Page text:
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International population policies, strategies and programmes.

Gille H
Unpublished [1980]. Paper prepared for Beijing International Round Table Conference on Demography, 1980, Beijing, 20-27 October 1980. 11 p. (UNFPA Project No. CPR/80/P01; entry no. 0258 (CPR80P010528))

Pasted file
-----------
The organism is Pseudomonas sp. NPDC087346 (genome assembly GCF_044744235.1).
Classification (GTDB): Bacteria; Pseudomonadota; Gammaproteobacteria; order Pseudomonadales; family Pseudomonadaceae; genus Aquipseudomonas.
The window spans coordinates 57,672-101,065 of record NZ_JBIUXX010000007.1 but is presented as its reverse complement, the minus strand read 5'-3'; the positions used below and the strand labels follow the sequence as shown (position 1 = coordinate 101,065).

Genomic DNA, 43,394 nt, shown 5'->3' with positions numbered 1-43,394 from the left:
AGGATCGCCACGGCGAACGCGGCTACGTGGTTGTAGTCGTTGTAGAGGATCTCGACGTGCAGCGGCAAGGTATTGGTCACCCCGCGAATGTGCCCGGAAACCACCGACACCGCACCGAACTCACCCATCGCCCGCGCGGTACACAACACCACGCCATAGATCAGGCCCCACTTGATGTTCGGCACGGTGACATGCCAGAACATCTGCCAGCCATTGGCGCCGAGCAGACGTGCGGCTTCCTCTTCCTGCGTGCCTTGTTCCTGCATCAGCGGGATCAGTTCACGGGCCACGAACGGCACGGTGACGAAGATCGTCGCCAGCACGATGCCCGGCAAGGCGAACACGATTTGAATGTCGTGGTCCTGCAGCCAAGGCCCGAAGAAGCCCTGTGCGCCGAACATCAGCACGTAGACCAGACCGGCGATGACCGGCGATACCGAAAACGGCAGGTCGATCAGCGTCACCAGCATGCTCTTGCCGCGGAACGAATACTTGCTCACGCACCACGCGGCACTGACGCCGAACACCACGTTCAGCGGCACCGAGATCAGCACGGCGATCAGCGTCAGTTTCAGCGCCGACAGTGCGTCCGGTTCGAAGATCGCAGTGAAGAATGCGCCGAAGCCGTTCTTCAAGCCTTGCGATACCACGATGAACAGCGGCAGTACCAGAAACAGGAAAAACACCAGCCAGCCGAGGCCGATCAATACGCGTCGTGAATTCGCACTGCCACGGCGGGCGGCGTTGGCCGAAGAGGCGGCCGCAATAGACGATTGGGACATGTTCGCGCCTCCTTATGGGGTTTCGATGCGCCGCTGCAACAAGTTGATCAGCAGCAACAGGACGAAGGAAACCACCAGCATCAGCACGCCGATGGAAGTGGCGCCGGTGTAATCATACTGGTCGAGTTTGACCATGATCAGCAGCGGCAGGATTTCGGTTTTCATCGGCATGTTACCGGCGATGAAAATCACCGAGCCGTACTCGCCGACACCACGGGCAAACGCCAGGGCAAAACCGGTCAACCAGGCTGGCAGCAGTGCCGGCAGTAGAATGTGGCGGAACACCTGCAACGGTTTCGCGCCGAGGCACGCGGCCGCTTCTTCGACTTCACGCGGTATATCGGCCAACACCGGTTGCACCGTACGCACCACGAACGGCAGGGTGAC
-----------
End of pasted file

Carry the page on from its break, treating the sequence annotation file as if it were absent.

A review of international population policies, strategies, programmes, and assistance. The development of national policies addressing population size, growth, distribution, and demographic factors is traced. The World Population Plan of Action, adopted by 135 states at the World Population Conference in Bucharest in 1974, is identified as the most important international population strategy. The general principles on which the plan is based, and its objectives and targets are presented and discussed. Other relevant strategies identified and discussed include the International Development Strategy for the 3rd Development Decade (expected to be adopted by the UN General Assembly) and the WHO-UNICEF declaration of health for all mankind by the year 2000. The increase in population assistance from 125 million in 1970 to 500 million dollars in 1980 is discussed. Over 80 governments have contributed to international population assistance, but most aid comes from less than a dozen countries and is channelled through multilateral organizations such as the UN Fund for Population Activities and the International Planned Parenthood Federation. 121 developing countries receive population assistance. Definite effects of this aid cannot be demonstrated, but a significant accomplishment in promoting awareness of population issues is recognized. Traditionally, donors have stressed fertility control as the major objective of their assistance, but recently some donors have revised their policies to emphasize such problems as migration, urbanization, refugees and aging. Priorities for resource allocation for population assistance are discussed.

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